You are here
Home > News > Over 4.5 lakh tea workers in Bengal to go on strike

Over 4.5 lakh tea workers in Bengal to go on strike

Over 4.5 lakh tea workers in Bengal to go on strike


SILIGURI: Over 4.5 lakh tea workers in West Bengal are going on strike next 12th and 13th with many other movement plans in agenda on demand their wage structure settlement. The issue, remaining unsettled for over last three years, is gradually pushing the whole industry towards a major uncertainty.

“Along with this 48 hour long tea workers strike in entire tea belt in northern West Bengal on 12th and 13th, we request everyone there to make it a general strike on the 13th. The strike will be followed by other movement steps until the issue does not find any acceptable solution,” said Saman Pathak, a leading functionary in the movement and CITU Darjeeling District Secretary. Barring few trade unions like INTTUC of Bengal’s ruling party TMC, almost all trade unions including CITU have formed a joint forum to fight on the issue.

Joint forum wants abolition of the 40 years old system of wage negotiation once every three years. On expiry of one such three years long term on 31st March 2014, it raised demand of payment as per Minimum Wage Act.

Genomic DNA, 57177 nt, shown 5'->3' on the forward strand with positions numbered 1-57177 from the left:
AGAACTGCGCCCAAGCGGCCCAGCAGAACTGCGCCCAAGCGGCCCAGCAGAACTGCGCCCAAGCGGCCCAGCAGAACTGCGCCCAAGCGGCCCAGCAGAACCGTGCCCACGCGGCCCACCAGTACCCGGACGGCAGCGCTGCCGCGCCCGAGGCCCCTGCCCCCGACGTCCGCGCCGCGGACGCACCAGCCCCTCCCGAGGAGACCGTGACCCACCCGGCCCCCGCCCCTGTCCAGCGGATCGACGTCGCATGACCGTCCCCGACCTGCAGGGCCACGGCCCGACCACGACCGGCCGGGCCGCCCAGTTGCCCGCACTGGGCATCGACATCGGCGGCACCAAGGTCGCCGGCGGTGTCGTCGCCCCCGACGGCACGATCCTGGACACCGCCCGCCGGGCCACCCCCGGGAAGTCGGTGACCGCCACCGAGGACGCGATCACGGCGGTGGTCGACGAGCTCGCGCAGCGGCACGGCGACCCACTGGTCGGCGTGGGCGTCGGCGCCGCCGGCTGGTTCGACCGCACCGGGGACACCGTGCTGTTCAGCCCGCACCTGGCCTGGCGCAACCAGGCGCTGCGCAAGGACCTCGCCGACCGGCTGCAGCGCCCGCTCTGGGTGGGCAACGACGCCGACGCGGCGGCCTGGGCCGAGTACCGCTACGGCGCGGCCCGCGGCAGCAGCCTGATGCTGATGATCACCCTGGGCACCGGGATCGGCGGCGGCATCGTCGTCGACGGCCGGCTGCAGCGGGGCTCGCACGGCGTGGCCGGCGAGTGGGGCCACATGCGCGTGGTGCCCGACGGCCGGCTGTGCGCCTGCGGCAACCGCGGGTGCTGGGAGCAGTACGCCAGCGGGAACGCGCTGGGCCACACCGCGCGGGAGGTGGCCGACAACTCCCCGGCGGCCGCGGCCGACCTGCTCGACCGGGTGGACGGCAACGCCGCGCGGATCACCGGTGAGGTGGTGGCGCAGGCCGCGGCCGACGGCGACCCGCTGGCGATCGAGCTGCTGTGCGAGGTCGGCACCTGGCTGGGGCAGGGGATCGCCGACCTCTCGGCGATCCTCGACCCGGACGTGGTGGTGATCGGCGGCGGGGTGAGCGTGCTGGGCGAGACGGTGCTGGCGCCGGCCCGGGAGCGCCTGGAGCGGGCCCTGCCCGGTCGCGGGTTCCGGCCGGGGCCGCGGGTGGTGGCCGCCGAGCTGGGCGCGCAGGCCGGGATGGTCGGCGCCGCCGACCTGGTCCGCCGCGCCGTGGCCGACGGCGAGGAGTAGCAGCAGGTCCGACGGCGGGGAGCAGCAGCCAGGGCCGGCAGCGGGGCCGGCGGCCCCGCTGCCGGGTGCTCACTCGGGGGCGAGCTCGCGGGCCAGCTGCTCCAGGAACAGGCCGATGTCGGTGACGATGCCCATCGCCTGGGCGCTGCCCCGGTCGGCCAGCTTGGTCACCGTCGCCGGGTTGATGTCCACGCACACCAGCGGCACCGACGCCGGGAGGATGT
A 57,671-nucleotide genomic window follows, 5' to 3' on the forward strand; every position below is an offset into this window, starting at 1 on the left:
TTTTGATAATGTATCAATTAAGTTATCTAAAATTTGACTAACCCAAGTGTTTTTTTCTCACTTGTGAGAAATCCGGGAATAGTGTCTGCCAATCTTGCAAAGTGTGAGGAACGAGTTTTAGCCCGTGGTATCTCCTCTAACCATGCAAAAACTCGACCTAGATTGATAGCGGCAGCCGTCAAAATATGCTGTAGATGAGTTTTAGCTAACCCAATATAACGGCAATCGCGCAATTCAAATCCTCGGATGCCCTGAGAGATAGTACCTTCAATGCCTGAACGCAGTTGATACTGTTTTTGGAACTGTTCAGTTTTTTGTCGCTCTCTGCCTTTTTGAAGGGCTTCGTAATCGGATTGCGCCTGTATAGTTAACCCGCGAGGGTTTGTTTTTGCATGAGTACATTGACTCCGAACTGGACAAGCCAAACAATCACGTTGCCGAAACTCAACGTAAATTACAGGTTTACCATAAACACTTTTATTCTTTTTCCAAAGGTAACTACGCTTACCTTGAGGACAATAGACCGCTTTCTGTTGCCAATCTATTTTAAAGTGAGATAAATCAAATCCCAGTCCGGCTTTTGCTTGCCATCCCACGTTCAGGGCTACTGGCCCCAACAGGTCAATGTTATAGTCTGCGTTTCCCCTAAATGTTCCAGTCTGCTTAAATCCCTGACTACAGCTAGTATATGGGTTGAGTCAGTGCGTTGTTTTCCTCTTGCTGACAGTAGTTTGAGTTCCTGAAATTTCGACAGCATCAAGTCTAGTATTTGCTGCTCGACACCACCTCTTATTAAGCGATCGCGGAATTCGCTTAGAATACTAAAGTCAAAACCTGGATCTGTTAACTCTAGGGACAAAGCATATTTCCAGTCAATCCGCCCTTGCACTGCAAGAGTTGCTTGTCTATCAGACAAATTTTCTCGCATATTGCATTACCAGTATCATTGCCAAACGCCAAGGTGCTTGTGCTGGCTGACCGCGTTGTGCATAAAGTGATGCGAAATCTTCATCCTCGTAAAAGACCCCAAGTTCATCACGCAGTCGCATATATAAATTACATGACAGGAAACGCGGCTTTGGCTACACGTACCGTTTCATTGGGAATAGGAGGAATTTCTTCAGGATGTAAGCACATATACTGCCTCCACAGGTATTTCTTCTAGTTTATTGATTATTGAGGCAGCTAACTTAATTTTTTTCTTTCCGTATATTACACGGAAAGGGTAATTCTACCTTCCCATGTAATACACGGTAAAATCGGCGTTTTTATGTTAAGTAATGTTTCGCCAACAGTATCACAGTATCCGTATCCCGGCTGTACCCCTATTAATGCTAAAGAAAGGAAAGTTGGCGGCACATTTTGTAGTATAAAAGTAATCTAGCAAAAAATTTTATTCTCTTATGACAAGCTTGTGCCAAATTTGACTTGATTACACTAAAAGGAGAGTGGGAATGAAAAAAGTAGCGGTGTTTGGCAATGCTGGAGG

Following initial strong opposition and a yearlong tug of war, state Government allowed an interim wage hike and formed a committee to propose modalities of minimum wage to Government’s Minimum Wage Board by six month. But, the issue remained stuck there without any further major development while another wage term got expired on 31st March 2017.

While talking to ET on this, veteran planter from Darjeeling Sanjay Bansal said, “A strike at this peak second flush production period can only hamper the industry interest. And, beside cash wage, a worker receives many non cash components like health, shelter, fuel or food grain. Cash value of all these put together is already much higher than what can be figured out as per Minimum Wage act. As a major stakeholder workers should understand it.”
Being in the same line, Chairman, Terai Indian Planters Association K. K. Mintri said, “Government and Trade Unions both should realize that planters cannot keep on absorbing all kinds of load. On reaching threshold, they will become compelled to shut down operation.”









Leave a Reply

This site uses Akismet to reduce spam. Learn how your comment data is processed.